As was mentioned earlier, nothing definite is known about the third immigrant brother, George, once he arrived in America. Bunderman cites the Keve genealogy as indicating that George did locate in Lower Saucon Township in Northampton County, but later moved in Botetourt County, Virginia, where Adolph had once lived. Keve, however, confused George with Johannes, ascribing the latter ‘s children to the former; thus it is really Johannes, not George, whom he locates in Northampton. In the documents of the town of Fincastle in Botetourt, there is a record of the marriage of a George Flora’s daughter, Migy, with Frederick Taylor on Dec. 17th, 1797. While Bunderman assumes that this George Flora was, in fact, Adolph’s brother, no record that specifically links the two in this area has as yet been found, and it is not likely that the Botetourt George is the 1754 George, who, as we have seen, may have died in Germany in 1777.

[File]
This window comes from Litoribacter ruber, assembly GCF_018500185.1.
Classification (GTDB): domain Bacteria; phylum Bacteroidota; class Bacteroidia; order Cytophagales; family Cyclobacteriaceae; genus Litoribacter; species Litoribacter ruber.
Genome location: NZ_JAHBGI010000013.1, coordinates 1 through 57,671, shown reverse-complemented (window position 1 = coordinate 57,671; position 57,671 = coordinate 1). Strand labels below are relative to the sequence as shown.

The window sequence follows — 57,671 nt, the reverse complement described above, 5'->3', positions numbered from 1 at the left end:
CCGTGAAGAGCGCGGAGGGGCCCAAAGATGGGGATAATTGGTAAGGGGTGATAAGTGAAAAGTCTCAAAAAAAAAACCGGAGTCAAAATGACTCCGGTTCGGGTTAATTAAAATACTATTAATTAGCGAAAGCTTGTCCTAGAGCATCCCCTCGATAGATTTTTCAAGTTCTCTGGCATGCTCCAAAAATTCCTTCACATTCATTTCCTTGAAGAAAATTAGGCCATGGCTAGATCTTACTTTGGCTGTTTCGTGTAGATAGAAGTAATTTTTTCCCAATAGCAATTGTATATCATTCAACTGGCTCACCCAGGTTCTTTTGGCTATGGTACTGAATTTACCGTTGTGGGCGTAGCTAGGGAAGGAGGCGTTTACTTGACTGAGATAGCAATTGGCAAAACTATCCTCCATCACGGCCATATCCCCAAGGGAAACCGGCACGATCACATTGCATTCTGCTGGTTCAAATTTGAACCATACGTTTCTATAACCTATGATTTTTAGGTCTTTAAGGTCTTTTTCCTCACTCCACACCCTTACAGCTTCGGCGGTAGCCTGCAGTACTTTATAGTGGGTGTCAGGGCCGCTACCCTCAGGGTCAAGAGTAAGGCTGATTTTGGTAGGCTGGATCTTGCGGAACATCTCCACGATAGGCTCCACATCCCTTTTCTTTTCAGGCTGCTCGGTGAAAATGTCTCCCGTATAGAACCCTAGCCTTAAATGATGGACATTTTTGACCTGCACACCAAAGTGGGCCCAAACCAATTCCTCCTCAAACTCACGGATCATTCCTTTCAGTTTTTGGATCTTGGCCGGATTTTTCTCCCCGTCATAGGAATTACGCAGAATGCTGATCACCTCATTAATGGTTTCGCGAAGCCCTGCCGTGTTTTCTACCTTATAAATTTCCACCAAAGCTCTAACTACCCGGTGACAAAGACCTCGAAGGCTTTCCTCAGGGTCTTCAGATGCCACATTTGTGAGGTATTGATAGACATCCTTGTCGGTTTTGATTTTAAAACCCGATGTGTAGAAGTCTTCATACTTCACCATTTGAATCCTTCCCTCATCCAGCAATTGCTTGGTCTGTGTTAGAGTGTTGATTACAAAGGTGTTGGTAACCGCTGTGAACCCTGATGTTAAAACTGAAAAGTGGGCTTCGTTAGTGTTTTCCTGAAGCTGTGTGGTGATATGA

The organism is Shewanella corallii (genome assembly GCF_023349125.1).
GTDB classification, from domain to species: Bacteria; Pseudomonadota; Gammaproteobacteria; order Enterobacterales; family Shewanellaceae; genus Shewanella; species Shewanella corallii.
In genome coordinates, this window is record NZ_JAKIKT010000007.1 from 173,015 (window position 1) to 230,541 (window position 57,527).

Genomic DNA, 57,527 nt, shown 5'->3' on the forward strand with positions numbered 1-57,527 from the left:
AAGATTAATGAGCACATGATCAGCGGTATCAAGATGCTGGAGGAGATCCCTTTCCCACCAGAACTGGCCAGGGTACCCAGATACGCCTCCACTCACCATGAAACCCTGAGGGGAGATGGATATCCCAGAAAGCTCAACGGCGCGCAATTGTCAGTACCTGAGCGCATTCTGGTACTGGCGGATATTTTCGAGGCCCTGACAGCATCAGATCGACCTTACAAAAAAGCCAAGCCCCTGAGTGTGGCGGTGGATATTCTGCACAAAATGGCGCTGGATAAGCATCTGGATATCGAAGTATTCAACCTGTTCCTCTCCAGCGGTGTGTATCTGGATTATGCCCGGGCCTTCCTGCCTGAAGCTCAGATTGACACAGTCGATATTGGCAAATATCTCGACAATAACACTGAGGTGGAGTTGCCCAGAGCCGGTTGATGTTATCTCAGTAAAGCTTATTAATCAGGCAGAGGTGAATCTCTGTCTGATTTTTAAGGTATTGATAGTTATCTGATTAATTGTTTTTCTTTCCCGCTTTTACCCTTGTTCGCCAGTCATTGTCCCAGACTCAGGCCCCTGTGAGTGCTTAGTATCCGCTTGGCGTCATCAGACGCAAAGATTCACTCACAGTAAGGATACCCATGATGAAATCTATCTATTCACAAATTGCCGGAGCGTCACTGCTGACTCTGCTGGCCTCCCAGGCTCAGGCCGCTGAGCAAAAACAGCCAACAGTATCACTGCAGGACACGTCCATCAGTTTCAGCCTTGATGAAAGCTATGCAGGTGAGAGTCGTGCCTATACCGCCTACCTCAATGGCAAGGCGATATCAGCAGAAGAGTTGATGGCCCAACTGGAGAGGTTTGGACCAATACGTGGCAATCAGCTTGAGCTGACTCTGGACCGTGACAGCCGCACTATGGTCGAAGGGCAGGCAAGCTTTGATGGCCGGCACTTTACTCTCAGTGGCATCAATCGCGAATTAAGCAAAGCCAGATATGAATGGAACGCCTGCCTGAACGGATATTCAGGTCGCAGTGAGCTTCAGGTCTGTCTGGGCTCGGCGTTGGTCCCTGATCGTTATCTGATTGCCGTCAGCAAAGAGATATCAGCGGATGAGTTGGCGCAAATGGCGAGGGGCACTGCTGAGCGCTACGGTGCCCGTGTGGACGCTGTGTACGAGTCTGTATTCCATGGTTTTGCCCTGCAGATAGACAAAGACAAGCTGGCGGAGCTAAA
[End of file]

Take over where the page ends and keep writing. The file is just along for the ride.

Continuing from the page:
What further muddles the questions of what happened to George Flory and where did he locate is that there were several other men with similar names living in Pennsylvania, Maryland, and Virginia in the latter half of the eighteenth century who could easily be confused with him. For example there are records of a Rev. George Daniel Flohr, also from Germany and approximately the same age as the brothers, who lived for a while in Wythe County, Virginia where Adolph eventually moved. Moreover, records of the Augustus Evangelical Lutheran Church and of St. Paul’s Lutheran Church, Barren Hill, Whitemarsh Township, both located in Montgomery County, along with the personal records of the Rev. John Casper Stoever dealing with Southeastern Pa., all indicate the presence in that area of a man named Johann George Flohr and his wife, Maria Catharina Metz. Their child, Christoph, was baptized at Augustus Evangelical Lutheran on Feb. 4, 1756, and they served as sponsors to the baptized infant, John Jacob Metz (Atolhoe) on April 6, 1755. Since Adolph and Catharina Flora’s first child, David, was baptized in the same county at New Hanover Lutheran Church on June 29, 1759, it is tempting to speculate that Johann George is the missing third brother, who possibly had abandoned his German wife. However, if Stoever’s dating is accurate, he apparently married this George and Maria on December 16, 1753, nearly a year prior to the three brothers’ landing in America. While his dating is probably correct, it is important to note that the dates found in early preachers’ records are not always reliable. Since America still had many sparsely settled areas that lacked their own churches, ministers did travel widely. When they married and baptized people, they often recorded the event in the registers of their home parish. Because they did not necessarily remember all dates when they returned home, entries were sometimes made in whatever space was available. Thus it is possible, although extremely unlikely, that the Johann George of Montgomery County is the Johann George of the John and Elizabeth.